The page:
Democratic FCC commissioner Jessica Rosenworcel said the 5G hype machine is in full force, though there is agreement that next-gen wireless will indeed be the network of the future.
That came in the Senate Commerce Committee's first hearing of the new year, entitled "Industries of the Future" and dealing with the federal government's role in advancing new technologies.
Also testifying was Republican commissioner Michael O'Rielly, who joined with Rosenworcel in saying it was important on freeing up C-Band (midband) spectrum for 5G ASAP. But O'Rielly said the priority was speed, while Rosenworcel said it should be "getting it right." O'Rielly has argued that getting it fast and getting it right are not mutually exclusive.
On the issue of speeding the 5G rollout, Sen. Roger Wicker (R-Ohio), chairman of the Senate Commerce Committee, pointed out that there is "a company on TV" already advertising that they are already leading the industry in 5G.
Rosenworcel said there have been some deployments, which was exciting, but that they were chiefly in urban areas. But she said that, overall, there were more deployments in countries like Switzerland, and far more in China.
She said most of the world had seen U.S. leadership in 4G and decided they wanted to do that this time around.
Rosenworcel carried her criticism of what she said was the FCC's focus on high-band spectrum to the witness table. She said the U.S. was alone in focusing on auctioning high-band early on, which she said was only good for urban America, not rural. She said the FCC needs to pivot to midband.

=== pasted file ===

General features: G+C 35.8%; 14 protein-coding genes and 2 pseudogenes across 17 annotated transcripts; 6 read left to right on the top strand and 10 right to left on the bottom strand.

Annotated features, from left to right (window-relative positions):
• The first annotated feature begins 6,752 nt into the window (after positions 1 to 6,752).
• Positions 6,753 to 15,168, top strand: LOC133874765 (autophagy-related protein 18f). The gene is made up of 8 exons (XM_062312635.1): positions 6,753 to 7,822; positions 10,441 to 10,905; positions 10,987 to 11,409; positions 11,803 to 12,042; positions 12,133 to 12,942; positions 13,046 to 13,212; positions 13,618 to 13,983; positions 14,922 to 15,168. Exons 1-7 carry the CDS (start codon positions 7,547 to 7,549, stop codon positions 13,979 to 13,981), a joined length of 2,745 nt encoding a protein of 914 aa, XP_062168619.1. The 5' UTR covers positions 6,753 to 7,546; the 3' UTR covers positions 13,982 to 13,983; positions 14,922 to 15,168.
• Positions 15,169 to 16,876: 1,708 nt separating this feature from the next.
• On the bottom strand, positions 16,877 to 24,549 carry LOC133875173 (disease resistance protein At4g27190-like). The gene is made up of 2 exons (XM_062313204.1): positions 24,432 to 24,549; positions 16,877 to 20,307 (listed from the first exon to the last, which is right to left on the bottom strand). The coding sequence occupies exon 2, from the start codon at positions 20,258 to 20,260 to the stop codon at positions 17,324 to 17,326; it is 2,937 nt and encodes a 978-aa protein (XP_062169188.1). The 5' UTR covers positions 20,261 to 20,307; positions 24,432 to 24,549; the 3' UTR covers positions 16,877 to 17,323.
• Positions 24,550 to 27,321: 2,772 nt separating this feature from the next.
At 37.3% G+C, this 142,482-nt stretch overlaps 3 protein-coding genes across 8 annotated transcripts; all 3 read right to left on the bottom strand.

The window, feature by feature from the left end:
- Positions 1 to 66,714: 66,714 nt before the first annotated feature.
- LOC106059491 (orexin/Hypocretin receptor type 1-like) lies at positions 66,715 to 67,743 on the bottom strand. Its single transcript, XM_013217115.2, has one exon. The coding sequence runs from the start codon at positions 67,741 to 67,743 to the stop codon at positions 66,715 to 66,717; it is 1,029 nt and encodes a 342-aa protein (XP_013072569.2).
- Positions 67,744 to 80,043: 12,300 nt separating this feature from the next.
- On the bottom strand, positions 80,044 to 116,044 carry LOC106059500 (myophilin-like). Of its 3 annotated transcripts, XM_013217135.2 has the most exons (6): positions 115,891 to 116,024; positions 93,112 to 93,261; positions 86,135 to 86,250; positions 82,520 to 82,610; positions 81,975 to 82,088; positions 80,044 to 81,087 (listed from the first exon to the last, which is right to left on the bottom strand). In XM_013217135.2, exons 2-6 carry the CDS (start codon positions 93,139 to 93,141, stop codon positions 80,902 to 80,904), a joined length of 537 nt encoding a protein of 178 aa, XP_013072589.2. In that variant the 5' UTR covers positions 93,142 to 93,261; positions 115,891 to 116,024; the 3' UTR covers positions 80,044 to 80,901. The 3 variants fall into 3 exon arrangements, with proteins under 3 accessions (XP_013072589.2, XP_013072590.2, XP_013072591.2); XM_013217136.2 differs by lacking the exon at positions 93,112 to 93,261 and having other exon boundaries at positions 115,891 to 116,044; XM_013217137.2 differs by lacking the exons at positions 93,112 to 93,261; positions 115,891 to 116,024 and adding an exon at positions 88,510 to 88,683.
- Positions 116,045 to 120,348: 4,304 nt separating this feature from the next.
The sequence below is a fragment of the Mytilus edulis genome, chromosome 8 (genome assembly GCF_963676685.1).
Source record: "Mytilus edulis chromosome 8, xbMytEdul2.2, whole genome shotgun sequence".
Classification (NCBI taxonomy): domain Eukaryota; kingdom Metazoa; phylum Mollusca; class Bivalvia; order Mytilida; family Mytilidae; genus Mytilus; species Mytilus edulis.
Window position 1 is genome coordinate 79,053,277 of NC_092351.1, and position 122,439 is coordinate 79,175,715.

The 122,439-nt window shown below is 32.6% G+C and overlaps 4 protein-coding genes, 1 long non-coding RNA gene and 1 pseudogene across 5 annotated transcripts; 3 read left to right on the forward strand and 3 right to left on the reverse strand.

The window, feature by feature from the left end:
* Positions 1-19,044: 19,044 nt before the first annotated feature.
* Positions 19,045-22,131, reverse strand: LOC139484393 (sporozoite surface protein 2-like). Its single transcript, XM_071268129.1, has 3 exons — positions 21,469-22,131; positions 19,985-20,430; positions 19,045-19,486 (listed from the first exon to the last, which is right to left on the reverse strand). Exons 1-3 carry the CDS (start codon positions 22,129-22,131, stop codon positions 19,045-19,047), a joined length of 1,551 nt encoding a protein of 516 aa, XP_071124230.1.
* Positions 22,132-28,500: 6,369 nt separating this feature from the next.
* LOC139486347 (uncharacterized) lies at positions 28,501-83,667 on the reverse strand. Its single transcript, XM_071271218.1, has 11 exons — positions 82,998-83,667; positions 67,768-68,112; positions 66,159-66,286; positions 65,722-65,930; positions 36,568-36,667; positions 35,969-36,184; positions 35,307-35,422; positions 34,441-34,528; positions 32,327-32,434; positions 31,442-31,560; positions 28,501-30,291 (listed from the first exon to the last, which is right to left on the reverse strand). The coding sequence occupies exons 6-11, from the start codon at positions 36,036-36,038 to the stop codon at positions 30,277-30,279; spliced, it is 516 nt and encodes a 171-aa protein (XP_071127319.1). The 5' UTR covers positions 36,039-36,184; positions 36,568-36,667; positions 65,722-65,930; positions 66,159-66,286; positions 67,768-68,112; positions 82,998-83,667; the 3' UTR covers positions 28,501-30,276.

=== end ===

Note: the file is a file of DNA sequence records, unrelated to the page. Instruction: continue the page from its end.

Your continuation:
Wicker asked if the FCC commissioners agreed on the need for that pivot. She said the committee could help get it there by coming up with legislation to chart out the best way forward on 5G spectrum.
Wicker said the committee would certainly want to be heard from on where the money from those spectrum auctions go. But he asked FCC O'Rielly, who was also a witness at the hearing, for advice on the quickest way to get spectrum for 5G.
O'Rielly said he was definitely on the same page with Rosenworcel when it came to wanting 5G spectrum freed up quickly, and associated himself with her remarks on some of the advancements in other countries. But he did not say that meant the U.S. is behind. He called it an active race whose winner is yet to be determined.
In terms of, say, the C-Band auction, which is the spectrum Rosenworcel would like to see the FCC prioritize clearing, O'Rielly said he was willing to trade "some of the ideals that people would have liked otherwise" in order to speed its clearing.
He said that was why he felt the satellite providers giving up the spectrum must be compensated to avoid protracted litigation. "Trying to take that from them would be an aggressive action by the commission."
Rosenworcel said legislation was needed to clarify the FCC's practice of reclaiming spectrum and to direct where the billions of dollars in proceeds should be directed. Satellite companies have argued the FCC does not have the authority to simply take the spectrum without compensating them for it.
But some in Congress, on both sides of the aisle, are concerned that paying satellite operator incumbents, all international companies, would be taking money that could instead be spent on things like public safety and rural broadband.
Wicker said Congress had noted it could be a great deal of money, but asked about the litigation risk O'Rielly was talking about.
Rosenworcel said legislation could help prevent litigation. O'Rielly said he welcomed litigation, but absent that he said the FCC needs to address the issue and act.
Wicker asked whether there would have to be legislation early this year, O'Rielly said absolutely.
Ranking member Maria Cantwell (D-Wash.) said she did not want the to turn into a proxy discussion about how much to pay foreign satellite companies for the spectrum. Chiefly because she said the law is clear that they don't own the spectrum.
And while Wicker appeared to align himself with O'Rielly's need for speed, Cantwell said: "I'm with you Ms. Rosenworcel, let's get it right."